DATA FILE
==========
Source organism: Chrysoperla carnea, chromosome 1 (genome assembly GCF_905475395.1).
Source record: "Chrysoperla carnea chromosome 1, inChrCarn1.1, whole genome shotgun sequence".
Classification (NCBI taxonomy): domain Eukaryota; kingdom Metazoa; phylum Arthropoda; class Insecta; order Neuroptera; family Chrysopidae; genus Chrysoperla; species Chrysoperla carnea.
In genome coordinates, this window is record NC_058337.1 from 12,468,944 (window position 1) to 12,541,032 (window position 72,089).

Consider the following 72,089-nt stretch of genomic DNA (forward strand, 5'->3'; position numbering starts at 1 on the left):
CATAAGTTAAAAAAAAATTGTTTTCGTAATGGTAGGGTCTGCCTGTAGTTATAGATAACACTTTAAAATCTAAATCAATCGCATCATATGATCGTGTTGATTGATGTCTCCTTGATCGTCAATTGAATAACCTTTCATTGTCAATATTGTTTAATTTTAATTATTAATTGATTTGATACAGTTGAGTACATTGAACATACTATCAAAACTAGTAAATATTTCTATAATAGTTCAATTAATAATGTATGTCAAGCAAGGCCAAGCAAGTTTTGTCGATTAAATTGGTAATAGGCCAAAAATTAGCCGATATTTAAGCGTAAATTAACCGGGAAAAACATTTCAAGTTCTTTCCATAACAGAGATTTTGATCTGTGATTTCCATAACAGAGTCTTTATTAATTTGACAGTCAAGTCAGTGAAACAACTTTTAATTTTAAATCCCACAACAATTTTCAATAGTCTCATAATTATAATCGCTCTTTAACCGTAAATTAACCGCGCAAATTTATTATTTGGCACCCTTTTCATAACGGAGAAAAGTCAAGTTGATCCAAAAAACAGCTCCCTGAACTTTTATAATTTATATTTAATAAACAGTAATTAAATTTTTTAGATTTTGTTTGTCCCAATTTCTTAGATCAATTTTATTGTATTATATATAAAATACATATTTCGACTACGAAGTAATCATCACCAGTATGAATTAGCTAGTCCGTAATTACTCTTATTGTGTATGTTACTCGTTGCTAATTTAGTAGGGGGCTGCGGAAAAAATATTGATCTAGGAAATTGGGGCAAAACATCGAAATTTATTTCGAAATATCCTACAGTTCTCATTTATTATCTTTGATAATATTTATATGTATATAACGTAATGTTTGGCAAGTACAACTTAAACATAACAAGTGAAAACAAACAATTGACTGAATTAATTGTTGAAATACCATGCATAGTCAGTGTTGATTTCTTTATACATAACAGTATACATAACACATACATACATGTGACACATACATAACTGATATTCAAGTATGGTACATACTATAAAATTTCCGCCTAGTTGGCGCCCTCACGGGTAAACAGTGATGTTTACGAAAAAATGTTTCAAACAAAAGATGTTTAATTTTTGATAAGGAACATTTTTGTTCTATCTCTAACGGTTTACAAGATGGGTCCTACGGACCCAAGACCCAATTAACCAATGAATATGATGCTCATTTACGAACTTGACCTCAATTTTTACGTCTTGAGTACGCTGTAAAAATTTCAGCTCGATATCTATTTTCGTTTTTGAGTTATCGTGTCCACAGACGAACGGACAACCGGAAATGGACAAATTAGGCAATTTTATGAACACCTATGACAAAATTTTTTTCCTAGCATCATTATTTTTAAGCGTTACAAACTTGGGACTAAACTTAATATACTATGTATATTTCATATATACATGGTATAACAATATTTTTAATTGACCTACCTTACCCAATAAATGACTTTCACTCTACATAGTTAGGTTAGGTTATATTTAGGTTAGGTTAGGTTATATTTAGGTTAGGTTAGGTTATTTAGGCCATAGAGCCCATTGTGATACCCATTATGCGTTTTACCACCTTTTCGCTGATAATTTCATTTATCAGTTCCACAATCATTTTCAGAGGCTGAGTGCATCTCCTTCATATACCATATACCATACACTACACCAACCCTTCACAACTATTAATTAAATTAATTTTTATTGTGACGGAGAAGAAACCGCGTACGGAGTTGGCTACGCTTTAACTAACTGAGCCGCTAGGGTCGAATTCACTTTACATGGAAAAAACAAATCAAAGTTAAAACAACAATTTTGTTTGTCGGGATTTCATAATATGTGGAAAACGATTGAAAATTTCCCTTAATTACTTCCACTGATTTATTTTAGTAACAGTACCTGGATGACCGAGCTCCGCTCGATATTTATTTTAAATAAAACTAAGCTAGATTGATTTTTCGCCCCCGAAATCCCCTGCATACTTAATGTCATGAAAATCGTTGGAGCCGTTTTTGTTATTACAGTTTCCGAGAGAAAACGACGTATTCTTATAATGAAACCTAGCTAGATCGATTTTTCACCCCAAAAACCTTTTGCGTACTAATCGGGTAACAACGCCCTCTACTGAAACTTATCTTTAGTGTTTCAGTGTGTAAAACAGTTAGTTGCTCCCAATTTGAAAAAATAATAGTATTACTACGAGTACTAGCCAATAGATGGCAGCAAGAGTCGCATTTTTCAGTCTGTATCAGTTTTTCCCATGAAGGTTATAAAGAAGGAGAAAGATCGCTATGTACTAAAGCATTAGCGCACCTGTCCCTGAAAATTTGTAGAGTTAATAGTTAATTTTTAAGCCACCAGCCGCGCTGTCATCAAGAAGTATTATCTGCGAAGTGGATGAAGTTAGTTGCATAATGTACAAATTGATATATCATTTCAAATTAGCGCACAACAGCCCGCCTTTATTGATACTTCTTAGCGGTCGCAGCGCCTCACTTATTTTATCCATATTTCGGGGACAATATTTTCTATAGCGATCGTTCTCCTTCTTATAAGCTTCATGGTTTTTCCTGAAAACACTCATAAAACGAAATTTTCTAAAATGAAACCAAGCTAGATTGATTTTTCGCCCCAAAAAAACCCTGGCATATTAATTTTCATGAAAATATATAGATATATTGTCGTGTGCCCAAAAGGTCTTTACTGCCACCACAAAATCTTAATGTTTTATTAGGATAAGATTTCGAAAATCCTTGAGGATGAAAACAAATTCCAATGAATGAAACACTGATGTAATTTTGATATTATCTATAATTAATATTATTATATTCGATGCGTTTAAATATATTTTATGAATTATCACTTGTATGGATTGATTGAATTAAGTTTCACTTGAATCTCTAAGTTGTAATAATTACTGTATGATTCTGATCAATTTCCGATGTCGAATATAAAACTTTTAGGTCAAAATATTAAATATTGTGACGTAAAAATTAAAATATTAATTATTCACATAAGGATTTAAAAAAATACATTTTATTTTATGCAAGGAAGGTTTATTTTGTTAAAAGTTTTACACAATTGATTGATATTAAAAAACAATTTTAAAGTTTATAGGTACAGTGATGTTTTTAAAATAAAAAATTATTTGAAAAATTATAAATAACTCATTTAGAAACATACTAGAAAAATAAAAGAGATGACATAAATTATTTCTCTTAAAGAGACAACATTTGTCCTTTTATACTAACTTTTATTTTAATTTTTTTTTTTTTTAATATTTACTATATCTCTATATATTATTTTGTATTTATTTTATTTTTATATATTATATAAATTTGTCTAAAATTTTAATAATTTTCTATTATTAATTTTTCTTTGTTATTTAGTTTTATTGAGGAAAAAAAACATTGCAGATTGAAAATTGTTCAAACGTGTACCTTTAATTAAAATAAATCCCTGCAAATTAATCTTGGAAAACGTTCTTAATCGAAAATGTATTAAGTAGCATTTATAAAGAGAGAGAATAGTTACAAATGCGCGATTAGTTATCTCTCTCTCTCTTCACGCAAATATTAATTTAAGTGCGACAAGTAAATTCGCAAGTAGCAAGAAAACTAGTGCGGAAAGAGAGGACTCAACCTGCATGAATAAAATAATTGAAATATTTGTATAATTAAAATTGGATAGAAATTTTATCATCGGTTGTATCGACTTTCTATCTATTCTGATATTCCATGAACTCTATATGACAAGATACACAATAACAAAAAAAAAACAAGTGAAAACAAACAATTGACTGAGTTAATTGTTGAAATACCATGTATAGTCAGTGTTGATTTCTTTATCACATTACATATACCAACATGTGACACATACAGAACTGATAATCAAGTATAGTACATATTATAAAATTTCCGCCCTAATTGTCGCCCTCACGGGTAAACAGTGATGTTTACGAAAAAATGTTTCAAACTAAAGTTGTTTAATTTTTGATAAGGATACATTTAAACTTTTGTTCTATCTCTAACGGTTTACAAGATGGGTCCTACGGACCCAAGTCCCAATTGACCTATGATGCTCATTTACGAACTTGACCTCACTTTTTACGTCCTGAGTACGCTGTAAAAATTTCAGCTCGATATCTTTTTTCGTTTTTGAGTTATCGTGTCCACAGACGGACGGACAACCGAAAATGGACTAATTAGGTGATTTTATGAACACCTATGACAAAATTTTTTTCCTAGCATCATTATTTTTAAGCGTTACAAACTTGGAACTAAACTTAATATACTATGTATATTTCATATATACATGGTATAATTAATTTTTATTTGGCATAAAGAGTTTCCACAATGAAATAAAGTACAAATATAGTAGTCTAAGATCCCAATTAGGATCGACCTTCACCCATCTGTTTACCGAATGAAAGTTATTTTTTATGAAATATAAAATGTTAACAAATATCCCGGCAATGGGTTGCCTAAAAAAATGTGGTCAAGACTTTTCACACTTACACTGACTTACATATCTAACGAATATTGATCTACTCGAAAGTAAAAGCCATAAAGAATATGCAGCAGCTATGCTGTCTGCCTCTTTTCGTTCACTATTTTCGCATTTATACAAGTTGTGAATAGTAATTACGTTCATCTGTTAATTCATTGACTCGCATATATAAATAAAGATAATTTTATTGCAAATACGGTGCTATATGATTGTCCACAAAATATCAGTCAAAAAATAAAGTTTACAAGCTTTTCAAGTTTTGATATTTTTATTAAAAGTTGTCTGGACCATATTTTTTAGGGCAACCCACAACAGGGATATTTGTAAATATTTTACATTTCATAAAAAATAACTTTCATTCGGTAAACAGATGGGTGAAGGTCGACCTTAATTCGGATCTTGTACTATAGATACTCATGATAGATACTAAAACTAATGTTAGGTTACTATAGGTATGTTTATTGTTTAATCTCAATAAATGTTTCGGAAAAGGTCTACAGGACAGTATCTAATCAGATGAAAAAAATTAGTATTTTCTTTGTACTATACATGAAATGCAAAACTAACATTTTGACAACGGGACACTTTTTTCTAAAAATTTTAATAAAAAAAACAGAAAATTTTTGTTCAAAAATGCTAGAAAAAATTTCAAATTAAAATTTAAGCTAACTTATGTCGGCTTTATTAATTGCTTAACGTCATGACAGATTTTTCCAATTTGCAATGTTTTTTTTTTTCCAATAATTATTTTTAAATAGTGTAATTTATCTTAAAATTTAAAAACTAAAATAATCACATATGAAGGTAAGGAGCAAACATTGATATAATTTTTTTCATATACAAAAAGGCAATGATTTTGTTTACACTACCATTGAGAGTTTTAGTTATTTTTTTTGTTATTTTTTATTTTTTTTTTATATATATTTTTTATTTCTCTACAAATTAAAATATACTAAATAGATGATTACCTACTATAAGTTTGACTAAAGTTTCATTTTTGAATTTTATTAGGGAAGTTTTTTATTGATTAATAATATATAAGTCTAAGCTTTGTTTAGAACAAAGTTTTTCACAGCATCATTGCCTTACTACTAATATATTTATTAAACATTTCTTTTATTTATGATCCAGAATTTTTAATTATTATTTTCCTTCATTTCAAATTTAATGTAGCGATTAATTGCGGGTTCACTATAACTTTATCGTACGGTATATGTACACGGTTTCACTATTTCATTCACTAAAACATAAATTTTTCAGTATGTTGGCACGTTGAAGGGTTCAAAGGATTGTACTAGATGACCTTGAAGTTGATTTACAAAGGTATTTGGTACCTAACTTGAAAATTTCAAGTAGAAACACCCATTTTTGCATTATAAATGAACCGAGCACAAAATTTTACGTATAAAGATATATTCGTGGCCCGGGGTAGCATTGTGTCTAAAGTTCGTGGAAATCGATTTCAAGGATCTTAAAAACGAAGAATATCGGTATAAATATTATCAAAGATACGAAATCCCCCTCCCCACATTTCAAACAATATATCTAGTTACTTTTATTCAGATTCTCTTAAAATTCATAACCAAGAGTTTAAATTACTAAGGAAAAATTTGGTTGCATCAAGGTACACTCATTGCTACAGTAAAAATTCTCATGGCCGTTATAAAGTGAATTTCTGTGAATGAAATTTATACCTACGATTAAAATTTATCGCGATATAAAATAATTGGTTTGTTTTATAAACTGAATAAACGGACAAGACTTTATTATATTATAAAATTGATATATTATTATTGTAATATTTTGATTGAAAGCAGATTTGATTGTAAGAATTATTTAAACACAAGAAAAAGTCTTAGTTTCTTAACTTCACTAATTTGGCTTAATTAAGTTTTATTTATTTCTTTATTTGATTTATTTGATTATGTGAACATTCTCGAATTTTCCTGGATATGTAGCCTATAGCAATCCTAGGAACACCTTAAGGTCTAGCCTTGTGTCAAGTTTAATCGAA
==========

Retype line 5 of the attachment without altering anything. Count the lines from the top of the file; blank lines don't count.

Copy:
Consider the following 72,089-nt stretch of genomic DNA (forward strand, 5'->3'; position numbering starts at 1 on the left):